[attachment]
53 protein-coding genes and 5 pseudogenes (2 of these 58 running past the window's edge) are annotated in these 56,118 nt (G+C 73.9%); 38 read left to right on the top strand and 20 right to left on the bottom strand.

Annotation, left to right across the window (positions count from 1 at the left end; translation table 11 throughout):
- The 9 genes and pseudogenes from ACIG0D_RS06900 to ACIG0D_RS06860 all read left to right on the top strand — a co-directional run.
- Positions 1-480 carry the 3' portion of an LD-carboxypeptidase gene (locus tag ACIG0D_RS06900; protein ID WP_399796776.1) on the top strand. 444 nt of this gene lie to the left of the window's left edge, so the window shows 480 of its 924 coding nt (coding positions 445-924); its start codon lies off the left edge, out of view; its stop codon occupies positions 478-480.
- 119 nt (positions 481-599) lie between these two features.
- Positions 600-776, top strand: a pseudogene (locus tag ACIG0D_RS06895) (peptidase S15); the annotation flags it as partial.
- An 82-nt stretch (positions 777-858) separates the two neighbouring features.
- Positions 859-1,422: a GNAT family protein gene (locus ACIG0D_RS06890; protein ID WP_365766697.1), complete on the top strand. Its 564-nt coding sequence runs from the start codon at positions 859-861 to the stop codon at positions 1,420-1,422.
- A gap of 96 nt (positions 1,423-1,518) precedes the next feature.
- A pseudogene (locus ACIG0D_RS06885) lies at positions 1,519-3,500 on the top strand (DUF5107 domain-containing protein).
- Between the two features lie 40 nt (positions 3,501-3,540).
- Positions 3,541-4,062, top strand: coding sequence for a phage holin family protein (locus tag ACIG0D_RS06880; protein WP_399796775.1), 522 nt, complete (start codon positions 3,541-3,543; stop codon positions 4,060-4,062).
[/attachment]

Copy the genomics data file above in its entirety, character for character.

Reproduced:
53 protein-coding genes and 5 pseudogenes (2 of these 58 running past the window's edge) are annotated in these 56,118 nt (G+C 73.9%); 38 read left to right on the top strand and 20 right to left on the bottom strand.

Annotation, left to right across the window (positions count from 1 at the left end; translation table 11 throughout):
- The 9 genes and pseudogenes from ACIG0D_RS06900 to ACIG0D_RS06860 all read left to right on the top strand — a co-directional run.
- Positions 1-480 carry the 3' portion of an LD-carboxypeptidase gene (locus tag ACIG0D_RS06900; protein ID WP_399796776.1) on the top strand. 444 nt of this gene lie to the left of the window's left edge, so the window shows 480 of its 924 coding nt (coding positions 445-924); its start codon lies off the left edge, out of view; its stop codon occupies positions 478-480.
- 119 nt (positions 481-599) lie between these two features.
- Positions 600-776, top strand: a pseudogene (locus tag ACIG0D_RS06895) (peptidase S15); the annotation flags it as partial.
- An 82-nt stretch (positions 777-858) separates the two neighbouring features.
- Positions 859-1,422: a GNAT family protein gene (locus ACIG0D_RS06890; protein ID WP_365766697.1), complete on the top strand. Its 564-nt coding sequence runs from the start codon at positions 859-861 to the stop codon at positions 1,420-1,422.
- A gap of 96 nt (positions 1,423-1,518) precedes the next feature.
- A pseudogene (locus ACIG0D_RS06885) lies at positions 1,519-3,500 on the top strand (DUF5107 domain-containing protein).
- Between the two features lie 40 nt (positions 3,501-3,540).
- Positions 3,541-4,062, top strand: coding sequence for a phage holin family protein (locus tag ACIG0D_RS06880; protein WP_399796775.1), 522 nt, complete (start codon positions 3,541-3,543; stop codon positions 4,060-4,062).